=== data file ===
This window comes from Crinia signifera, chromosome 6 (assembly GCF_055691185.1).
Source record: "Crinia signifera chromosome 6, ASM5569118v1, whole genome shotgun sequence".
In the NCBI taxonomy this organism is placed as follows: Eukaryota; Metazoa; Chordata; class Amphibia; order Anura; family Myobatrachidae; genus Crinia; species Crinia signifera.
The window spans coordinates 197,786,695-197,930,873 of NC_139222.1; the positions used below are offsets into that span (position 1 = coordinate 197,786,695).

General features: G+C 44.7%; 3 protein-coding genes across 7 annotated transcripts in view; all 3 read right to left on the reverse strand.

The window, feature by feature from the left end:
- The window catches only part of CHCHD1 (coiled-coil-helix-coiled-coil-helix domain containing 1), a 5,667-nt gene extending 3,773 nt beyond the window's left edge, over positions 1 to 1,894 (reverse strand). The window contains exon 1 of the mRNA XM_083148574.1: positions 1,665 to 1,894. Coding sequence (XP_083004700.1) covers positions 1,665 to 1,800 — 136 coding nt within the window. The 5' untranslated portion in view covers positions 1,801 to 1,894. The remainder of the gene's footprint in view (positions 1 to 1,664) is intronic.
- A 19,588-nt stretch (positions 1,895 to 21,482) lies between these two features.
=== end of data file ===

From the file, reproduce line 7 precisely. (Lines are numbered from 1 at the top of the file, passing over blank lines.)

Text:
- The window catches only part of CHCHD1 (coiled-coil-helix-coiled-coil-helix domain containing 1), a 5,667-nt gene extending 3,773 nt beyond the window's left edge, over positions 1 to 1,894 (reverse strand). The window contains exon 1 of the mRNA XM_083148574.1: positions 1,665 to 1,894. Coding sequence (XP_083004700.1) covers positions 1,665 to 1,800 — 136 coding nt within the window. The 5' untranslated portion in view covers positions 1,801 to 1,894. The remainder of the gene's footprint in view (positions 1 to 1,664) is intronic.